It's worth celebrating just about any time our leaders on both sides of the political aisle can meet in the middle. But seniors in Kansas City, MO should all be smiling now that, starting in 2024, they’ll get to enjoy a little bit more of their Social Security benefits. Thanks to a broadly bipartisan vote, Missouri is set to become the 39th state to make Social Security payments exempt from state taxes.
Of course, that also means many folks in our audience will have to factor in a new variable when they're deciding when to take Social Security. Luckily, Matt Wilson, Keen Wealth's Chief Investment Officer and President, recently hosted a comprehensive webinar on Maximizing Social Security Benefits that you can rewatch on our website. Today, we're going to discuss some follow-up questions Matt received from attendees.
1. "There's a 13-year age gap between my husband and me. Does that affect how we should think about maximizing survivor and spousal benefits?"
Assuming that the higher-earning spouse is also the older spouse in this example, when the primary earner passes, the total Social Security benefit they are currently receiving will be payable to their surviving spouse. So, in a vacuum, it's usually best for the high-earner to delay taking Social Security until they reach full retirement age, which maximizes the benefit they receive for the rest of their life and a potential survivor's benefit.
But, of course, life doesn't happen in a vacuum. At Keen Wealth, we typically run planning simulations that weigh both spouses taking Social Security at various ages, as well as life expectancy calculations and the general health of a couple, to try to pinpoint the most advantageous use of their benefits. And if life happens and a couple needs those benefits earlier to pay for a home remodel or in-home nursing, we'll recalibrate the plan again.
2. "If you delay taking Social Security until your full retirement age, is there a limit on income that you can earn from other work?"
There is no earnings limitation if you keep working and don't take Social Security until your full retirement age.
If you do take Social Security early, the rule for 2023 is that you will lose $1 in benefits for every $2 you earn over $21,240. Essentially, that means you have to pay that portion of your benefits back for that year. That ceiling is on W-2 income, so things like pensions and retirement distributions don't count towards the $21,240.
3. "After I reach full retirement age, are my Social Security benefits taxed as ordinary income?"
No matter where you live or at what age you take Social Security, your benefits can be subject to some federal taxation, depending on the size of your provisional income.
Take your adjusted gross income for the year, add in tax-free earned interest (such as from municipal bonds), and then finally add 50% of your Social Security benefits. Single filers earning between $25,000 and $34,000 and joint filers earning between $32,000 and $44,000 have to pay tax on 50% of their Social Security benefits. Above those thresholds, the rate jumps to 85%.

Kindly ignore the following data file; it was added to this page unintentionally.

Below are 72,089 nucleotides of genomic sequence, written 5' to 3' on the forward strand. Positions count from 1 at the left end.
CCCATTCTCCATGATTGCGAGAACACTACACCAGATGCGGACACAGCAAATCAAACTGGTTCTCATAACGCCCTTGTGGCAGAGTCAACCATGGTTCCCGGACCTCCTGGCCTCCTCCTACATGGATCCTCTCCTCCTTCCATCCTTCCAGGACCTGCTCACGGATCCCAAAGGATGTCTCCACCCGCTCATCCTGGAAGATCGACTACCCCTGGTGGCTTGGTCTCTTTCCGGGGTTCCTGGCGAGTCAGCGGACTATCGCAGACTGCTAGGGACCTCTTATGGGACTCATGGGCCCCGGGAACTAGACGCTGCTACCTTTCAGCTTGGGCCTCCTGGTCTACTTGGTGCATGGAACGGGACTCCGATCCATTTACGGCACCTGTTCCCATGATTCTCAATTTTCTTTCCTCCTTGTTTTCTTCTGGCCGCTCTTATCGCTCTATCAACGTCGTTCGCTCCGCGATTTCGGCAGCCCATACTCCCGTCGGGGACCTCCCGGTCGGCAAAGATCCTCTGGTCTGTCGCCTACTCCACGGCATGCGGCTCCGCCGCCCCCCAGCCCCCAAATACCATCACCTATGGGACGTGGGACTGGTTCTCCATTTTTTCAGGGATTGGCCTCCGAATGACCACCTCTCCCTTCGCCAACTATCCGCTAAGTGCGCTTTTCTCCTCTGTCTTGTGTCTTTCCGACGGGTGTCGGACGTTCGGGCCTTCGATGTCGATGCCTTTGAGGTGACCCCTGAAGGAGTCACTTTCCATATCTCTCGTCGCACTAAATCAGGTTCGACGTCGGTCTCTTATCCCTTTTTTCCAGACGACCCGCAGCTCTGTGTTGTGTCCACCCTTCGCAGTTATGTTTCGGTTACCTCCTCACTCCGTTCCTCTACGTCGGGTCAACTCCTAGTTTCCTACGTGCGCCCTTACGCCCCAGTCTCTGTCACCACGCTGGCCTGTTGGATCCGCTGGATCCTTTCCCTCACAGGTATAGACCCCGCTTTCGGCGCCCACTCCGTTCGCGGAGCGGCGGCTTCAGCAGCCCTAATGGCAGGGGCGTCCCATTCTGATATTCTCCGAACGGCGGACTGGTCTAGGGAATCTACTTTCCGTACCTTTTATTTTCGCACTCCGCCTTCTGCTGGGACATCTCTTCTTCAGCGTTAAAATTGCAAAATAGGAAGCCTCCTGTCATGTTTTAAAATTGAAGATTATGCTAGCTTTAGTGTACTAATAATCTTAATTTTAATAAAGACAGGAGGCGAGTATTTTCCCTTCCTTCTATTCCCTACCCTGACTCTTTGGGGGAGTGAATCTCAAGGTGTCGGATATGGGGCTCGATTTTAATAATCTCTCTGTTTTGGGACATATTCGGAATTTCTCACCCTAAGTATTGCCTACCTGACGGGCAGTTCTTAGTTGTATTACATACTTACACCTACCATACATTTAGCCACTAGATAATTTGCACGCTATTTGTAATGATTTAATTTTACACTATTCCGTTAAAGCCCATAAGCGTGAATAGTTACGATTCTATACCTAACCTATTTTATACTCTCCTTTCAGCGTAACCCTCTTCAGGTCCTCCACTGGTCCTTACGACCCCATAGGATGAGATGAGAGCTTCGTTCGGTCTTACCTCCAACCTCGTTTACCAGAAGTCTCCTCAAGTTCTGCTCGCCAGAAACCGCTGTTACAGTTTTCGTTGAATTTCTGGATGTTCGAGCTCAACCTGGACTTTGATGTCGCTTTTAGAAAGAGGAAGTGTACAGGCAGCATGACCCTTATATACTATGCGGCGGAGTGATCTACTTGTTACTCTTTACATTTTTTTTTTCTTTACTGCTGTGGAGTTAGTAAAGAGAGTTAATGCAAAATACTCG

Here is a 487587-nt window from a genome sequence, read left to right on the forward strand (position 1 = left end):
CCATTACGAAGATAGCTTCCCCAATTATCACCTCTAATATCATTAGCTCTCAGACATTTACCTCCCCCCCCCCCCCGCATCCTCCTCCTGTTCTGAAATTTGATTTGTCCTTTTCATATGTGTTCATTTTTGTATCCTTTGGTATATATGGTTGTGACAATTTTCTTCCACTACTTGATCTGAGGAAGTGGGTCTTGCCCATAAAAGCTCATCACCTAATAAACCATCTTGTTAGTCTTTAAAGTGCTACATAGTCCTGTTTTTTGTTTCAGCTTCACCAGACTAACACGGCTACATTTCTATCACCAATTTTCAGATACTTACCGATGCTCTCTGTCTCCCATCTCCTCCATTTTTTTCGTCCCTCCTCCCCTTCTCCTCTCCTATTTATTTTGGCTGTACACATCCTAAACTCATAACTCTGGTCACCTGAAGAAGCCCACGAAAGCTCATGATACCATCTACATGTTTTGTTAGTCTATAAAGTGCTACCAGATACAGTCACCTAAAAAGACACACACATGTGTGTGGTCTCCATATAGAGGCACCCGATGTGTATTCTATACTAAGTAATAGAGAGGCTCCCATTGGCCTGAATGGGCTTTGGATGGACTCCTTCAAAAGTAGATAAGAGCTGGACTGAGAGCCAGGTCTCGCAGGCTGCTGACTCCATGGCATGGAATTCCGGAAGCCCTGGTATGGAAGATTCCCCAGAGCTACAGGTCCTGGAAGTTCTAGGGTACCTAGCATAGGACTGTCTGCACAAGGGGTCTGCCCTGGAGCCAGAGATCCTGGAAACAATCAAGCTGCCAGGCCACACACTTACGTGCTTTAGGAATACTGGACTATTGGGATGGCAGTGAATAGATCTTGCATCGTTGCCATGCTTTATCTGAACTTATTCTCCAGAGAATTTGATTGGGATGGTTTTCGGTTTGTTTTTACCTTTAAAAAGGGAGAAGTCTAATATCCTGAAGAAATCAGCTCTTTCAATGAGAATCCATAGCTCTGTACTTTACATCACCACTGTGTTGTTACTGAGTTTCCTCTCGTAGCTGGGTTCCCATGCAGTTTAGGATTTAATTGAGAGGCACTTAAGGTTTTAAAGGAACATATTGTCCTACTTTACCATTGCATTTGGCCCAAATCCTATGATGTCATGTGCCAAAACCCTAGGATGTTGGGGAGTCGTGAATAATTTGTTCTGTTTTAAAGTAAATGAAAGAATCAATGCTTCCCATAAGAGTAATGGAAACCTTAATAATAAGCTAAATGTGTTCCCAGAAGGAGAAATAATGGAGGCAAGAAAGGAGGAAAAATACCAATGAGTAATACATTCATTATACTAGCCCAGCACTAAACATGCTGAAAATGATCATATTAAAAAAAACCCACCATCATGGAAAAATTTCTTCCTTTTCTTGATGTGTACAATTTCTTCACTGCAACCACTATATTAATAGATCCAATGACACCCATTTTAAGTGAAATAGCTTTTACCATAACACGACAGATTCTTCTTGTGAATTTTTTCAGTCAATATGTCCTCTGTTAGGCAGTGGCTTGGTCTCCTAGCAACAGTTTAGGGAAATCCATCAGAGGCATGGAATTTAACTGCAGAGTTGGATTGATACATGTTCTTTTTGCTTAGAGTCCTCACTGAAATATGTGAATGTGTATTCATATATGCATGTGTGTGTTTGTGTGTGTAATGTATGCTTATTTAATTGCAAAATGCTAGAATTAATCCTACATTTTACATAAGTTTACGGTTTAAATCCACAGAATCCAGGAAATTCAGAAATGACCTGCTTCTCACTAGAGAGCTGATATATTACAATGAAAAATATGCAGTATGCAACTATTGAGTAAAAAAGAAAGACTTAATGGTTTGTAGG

4. "Nearly all financial advisors favor the idea of waiting as long as possible to take your Social Security benefits to increase the eventual payout. But almost no one speaks about enjoying the money you do get if you take your benefits early. How should we be thinking about taking smaller benefits, but potentially having more years to enjoy this smaller amount?"
This is a constant conversation that we have with folks at Keen Wealth, and it's a conversation that evolves as a person's retirement evolves.
Yes, between Social Security's own scale and the annual cost of living adjustments, your benefits could rise over 8% every year that you delay taking them. That's why we often start the Social Security conversation by asking folks, "How much money do you need to live and thrive in retirement?"
If taking Social Security benefits before full retirement age is going to help someone hit an early retirement goal, take bucket list vacations, join a country club, or manage a health scare without incurring massive debt, then the "maximum benefit" will be the benefit that person gets from having access to that money sooner rather than later.
On the other hand, if you're able to live your best life in retirement using your other resources, then we'll probably advise you to let that benefit keep growing.
Don't forget that Matt Wilson's Q4 Market Update webinar is just around the corner. Click here to join our mailing list and we'll let you know once we have that event scheduled. You can also email me at email@example.com if you have a question or topic you'd like us to cover on a future episode of Keen on Retirement.
Bill Keen is a financial advisor with nearly 30 years of industry experience. As the founder and CEO of Keen Wealth Advisors, a registered investment advisory firm, he focuses on providing personalized retirement planning designed to help people thrive before and during their retirement years. With a passion for educating others, Bill regularly blogs about retirement planning, hosts the podcast Keen on Retirement, and has contributed to Forbes, U.S. News and World Report, Reuters, Wall Street Journal’s Market Watch, Yahoo Finance, and other publications. Based in Overland Park, Kansas, Bill and his team work with clients throughout the greater Kansas City area and across the nation. To learn more, connect with him on LinkedIn or visit www.keenwealthadvisors.com.
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